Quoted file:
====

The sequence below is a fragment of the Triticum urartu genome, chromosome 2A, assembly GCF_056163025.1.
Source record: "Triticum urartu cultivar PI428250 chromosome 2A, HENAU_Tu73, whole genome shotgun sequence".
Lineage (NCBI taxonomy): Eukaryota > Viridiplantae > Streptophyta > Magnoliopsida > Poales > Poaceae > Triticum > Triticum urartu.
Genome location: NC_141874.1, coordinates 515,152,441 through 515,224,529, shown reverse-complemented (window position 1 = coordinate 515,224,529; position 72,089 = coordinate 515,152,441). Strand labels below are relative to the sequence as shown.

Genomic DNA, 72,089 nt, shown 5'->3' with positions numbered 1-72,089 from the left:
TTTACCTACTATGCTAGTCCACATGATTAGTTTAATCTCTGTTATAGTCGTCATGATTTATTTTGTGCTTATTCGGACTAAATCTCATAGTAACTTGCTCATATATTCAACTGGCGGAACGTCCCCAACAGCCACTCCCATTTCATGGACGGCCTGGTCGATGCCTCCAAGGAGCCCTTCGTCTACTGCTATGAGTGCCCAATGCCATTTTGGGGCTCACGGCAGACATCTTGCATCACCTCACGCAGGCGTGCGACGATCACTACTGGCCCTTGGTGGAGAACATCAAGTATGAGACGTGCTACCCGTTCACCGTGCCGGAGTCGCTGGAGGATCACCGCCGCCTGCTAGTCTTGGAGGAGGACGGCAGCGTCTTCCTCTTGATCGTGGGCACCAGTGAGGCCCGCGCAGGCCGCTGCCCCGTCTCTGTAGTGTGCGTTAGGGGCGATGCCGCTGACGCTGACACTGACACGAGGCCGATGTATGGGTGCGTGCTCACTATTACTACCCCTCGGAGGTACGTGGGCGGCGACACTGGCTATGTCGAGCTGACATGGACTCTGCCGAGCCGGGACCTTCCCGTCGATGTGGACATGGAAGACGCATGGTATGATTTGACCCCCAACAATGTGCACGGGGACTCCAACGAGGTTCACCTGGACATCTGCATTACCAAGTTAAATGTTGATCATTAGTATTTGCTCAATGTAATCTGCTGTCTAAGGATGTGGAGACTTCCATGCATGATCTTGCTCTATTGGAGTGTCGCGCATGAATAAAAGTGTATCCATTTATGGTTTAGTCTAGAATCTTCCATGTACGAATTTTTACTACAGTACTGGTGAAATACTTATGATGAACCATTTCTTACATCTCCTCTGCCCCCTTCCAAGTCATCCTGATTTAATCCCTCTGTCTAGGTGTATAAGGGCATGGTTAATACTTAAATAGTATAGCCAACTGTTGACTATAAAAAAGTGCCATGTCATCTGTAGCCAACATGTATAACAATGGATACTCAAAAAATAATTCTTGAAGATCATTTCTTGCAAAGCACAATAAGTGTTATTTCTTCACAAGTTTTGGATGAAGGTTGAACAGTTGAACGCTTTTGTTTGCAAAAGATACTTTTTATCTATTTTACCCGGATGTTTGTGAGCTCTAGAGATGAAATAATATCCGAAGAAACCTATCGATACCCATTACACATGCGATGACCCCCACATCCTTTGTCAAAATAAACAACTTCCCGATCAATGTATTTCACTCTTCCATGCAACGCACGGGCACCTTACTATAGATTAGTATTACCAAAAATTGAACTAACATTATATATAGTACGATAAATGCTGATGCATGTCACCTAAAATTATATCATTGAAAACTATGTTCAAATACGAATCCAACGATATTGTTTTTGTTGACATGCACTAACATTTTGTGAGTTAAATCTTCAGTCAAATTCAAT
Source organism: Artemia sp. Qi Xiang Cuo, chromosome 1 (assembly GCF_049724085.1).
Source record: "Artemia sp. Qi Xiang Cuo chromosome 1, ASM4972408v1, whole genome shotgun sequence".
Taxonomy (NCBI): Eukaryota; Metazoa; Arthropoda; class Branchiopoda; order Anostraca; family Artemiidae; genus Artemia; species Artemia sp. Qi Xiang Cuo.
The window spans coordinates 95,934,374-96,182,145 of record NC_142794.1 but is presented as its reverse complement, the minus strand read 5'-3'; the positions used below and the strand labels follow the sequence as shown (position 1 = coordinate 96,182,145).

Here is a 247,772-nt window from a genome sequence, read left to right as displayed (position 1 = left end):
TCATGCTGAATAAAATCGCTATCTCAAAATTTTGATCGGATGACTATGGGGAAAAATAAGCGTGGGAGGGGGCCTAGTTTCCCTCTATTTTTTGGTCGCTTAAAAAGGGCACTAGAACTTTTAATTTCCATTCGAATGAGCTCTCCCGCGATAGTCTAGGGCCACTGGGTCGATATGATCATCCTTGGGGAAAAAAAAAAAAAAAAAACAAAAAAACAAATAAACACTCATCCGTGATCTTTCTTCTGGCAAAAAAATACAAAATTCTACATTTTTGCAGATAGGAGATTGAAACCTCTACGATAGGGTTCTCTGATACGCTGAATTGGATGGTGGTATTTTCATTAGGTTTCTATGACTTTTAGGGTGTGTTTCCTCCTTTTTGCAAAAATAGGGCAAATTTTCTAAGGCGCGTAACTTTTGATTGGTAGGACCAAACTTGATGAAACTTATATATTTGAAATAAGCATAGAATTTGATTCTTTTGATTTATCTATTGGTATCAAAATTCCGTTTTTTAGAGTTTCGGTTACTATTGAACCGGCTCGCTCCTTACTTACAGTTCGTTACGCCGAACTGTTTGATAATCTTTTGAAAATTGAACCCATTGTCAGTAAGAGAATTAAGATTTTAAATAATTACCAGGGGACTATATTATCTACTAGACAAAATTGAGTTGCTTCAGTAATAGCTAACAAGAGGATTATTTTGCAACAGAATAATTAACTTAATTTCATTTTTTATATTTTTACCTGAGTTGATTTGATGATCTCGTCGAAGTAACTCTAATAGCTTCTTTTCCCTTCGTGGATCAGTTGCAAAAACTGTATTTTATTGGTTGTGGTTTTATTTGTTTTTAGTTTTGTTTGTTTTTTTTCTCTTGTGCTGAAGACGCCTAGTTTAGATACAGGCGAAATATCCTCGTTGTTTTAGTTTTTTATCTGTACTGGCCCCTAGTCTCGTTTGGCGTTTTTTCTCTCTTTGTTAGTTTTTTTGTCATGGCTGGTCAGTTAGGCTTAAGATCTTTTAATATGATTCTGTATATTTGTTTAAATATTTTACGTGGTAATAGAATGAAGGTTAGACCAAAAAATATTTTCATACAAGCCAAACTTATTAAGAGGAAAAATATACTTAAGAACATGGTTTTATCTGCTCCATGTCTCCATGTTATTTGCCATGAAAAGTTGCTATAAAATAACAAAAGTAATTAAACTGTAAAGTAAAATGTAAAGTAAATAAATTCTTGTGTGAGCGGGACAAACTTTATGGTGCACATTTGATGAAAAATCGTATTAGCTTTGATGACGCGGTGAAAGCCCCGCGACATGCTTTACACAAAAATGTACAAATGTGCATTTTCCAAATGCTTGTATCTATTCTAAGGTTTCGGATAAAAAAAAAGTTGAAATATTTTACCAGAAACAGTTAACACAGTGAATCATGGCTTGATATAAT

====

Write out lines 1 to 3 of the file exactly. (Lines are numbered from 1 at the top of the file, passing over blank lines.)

The sequence below is a fragment of the Triticum urartu genome, chromosome 2A, assembly GCF_056163025.1.
Source record: "Triticum urartu cultivar PI428250 chromosome 2A, HENAU_Tu73, whole genome shotgun sequence".
Lineage (NCBI taxonomy): Eukaryota > Viridiplantae > Streptophyta > Magnoliopsida > Poales > Poaceae > Triticum > Triticum urartu.